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Mice Net : February 2010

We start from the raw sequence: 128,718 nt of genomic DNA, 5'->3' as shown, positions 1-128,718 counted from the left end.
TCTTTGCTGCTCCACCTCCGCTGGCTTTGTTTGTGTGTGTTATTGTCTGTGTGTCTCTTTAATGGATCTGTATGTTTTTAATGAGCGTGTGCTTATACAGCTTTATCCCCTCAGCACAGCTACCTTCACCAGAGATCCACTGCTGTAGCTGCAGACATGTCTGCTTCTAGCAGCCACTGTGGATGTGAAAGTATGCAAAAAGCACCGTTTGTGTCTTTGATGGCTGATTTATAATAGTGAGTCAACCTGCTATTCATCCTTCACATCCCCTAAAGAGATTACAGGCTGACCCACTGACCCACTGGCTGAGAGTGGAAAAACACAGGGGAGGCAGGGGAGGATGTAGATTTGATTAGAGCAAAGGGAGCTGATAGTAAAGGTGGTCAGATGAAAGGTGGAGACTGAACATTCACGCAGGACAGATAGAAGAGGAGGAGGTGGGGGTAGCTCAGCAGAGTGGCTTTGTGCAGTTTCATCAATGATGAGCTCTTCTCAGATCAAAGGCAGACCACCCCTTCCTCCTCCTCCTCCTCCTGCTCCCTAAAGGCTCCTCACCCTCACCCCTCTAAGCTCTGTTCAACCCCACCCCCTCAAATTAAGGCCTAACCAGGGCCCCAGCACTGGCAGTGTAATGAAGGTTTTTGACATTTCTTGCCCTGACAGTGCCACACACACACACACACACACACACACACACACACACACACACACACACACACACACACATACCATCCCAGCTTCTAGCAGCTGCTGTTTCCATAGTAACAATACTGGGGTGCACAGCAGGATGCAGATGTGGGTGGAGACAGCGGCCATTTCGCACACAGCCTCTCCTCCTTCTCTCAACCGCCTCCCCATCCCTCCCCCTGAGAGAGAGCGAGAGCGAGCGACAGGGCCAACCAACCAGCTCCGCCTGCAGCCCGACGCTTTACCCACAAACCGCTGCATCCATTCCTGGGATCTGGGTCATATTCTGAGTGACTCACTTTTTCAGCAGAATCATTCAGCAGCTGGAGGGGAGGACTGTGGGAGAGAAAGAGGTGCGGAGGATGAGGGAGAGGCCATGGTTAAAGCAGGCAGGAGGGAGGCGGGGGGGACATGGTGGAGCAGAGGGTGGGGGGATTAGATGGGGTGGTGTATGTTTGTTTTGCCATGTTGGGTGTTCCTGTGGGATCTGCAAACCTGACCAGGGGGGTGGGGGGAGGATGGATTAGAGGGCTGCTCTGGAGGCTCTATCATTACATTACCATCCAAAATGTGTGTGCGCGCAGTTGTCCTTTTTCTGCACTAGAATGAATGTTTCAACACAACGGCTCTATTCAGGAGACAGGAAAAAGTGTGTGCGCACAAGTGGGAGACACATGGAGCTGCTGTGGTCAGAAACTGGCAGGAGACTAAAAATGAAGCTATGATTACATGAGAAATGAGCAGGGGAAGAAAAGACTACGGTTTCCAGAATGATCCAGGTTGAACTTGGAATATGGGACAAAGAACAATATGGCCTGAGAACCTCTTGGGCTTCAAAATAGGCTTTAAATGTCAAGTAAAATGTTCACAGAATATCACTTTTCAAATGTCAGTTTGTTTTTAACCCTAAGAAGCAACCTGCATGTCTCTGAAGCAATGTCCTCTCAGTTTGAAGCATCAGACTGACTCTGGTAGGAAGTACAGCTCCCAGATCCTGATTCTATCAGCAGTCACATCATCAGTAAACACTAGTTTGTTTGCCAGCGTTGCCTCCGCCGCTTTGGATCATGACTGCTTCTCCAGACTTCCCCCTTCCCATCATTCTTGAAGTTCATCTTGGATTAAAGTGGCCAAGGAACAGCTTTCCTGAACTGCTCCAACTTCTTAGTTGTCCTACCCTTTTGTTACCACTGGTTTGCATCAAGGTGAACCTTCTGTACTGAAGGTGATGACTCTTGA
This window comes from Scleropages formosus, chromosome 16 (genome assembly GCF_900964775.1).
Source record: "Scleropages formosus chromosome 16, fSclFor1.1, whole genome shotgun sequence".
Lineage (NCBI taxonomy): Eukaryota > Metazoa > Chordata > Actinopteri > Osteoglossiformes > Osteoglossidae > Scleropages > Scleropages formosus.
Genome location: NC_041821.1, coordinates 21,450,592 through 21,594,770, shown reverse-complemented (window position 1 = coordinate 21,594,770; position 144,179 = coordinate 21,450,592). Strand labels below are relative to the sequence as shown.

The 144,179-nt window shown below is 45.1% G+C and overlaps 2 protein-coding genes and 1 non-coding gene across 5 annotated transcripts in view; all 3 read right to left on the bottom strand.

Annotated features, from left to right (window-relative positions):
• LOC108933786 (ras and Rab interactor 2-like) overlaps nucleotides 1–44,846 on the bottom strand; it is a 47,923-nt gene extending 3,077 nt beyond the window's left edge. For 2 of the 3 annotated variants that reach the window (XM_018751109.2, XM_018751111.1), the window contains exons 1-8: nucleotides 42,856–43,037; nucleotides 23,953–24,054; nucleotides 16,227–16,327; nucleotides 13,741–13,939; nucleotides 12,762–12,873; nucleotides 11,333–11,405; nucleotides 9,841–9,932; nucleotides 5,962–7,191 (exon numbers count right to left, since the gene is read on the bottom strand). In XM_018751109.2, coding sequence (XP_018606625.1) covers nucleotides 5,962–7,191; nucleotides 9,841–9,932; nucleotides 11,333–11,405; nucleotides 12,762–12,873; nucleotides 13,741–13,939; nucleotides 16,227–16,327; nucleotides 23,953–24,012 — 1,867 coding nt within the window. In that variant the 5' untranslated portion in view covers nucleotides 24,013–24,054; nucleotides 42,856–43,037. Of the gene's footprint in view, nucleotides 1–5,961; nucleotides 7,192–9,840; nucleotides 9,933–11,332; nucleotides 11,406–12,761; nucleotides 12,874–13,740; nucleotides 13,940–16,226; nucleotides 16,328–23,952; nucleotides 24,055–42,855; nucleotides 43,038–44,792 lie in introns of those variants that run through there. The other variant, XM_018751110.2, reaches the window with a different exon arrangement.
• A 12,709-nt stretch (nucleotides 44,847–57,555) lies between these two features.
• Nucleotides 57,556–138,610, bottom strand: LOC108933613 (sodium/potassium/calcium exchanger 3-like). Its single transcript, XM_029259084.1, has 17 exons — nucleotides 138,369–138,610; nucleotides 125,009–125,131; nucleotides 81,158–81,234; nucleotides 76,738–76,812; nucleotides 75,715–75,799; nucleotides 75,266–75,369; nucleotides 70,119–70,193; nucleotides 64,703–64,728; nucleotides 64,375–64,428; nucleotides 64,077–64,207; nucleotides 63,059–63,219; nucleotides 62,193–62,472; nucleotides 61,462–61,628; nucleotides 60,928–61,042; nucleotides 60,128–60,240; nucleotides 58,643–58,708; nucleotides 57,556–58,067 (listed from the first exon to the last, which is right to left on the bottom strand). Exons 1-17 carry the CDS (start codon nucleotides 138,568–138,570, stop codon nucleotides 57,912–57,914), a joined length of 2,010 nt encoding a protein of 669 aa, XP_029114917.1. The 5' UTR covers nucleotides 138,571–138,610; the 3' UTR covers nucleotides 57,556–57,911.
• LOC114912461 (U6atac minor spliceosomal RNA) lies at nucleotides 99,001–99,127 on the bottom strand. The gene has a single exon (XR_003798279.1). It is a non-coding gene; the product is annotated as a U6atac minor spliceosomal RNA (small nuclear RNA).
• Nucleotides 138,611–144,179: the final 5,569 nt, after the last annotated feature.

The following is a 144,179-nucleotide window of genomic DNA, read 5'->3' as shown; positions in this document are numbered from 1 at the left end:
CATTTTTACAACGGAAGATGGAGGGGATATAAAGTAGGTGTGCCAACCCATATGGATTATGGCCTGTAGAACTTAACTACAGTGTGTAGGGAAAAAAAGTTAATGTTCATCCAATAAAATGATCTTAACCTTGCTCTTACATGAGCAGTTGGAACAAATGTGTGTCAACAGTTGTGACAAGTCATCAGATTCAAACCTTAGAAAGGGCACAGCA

24 mice.net news Speaking to an Italian PCO company prior to BTC, an exhibition for Italian conference professionals, and ICCA 2009 in Florence, Ms McLeod was bullish about the future of the MICE business generally. She responded to the following: Q: Both Italian and international surveys are showing a decrease in the number of participants and days for events, even though the number of events organised per year remains quite stable. How do you interpret it? Could it mean that in 2010 smaller and more targeted events will be the new trend? A: These economic times provide the environment for acceptable change. By this I mean that recession can be a convenient excuse for companies and organisations to make dramatic change to their policies in the name of survival for the future. This means that what has become normal no longer is! Reducing expenditure by eliminating participation in congresses for sponsorship, exhibiting, or as delegates is an option that many organisations have undertaken. That is why numbers in a variety of events have reduced. The other reason is competition for the available dollar will flow to those PCOs who offer the best value proposition. In other words, if the program is attractive, the venue appealing and the price is right, then the event will win over competing events. The buyers spending their dollars have lots of choice and are looking for opportunities to get the best ROI so it is imperative to have the best sales team to ensure success. Not all meetings are experiencing reduced numbers - even in these tough times the more successful PCO is still breaking records, not losing ground. It is their less skilled competitors that are making the statistics look poor. Q: How is your feeling about the scientific congresses for 2010? A: Here in Europe many meetings are continuing to grow as Europe extends its reach into newer EU countries. Europe is attractive to the rest of the world and still a magnet as the scientific standards in many European congresses has continued to improve. But not all scientific congresses will grow and be more successful. It is the congresses that are well run and moving with the times, offering the latest in science and the best in technology, operating in the most appropriate venue with the right level of service that will succeed. Those that are living in the past, not keeping up with technology nor in touch with what delegates in their profession want are the congresses that will suffer and diminish in size and success. Some areas of science have become greedy and are populating too many congresses and this will have a detrimental effect on not only the credibility of their meetings but also the support from sponsors and exhibitors who will find more cost effective ways to reach their prospective clients. Q: In your opinion are there new or preferred criteria to choose a location / destination for a congress? A: Competition is the key these days. There is a lot of it. If venues are not offering the right space, service and price then their chance of building their business is at risk. Reputation is important. The word soon gets around our global industry if locations and venues are not up to standard or delivering on their promises. Web 2.0 technologies or social networking are alive and driving decisions so it is very public when performance is not positive. ROS MCLEOD, ONE OF Australia's leading PCOs and co-chair of the global network of PCOs, INCON Partnership, believes the meetings business will grow stronger in 2010. BUSINESS experienced PCOs strengthens for ROS MCLEOD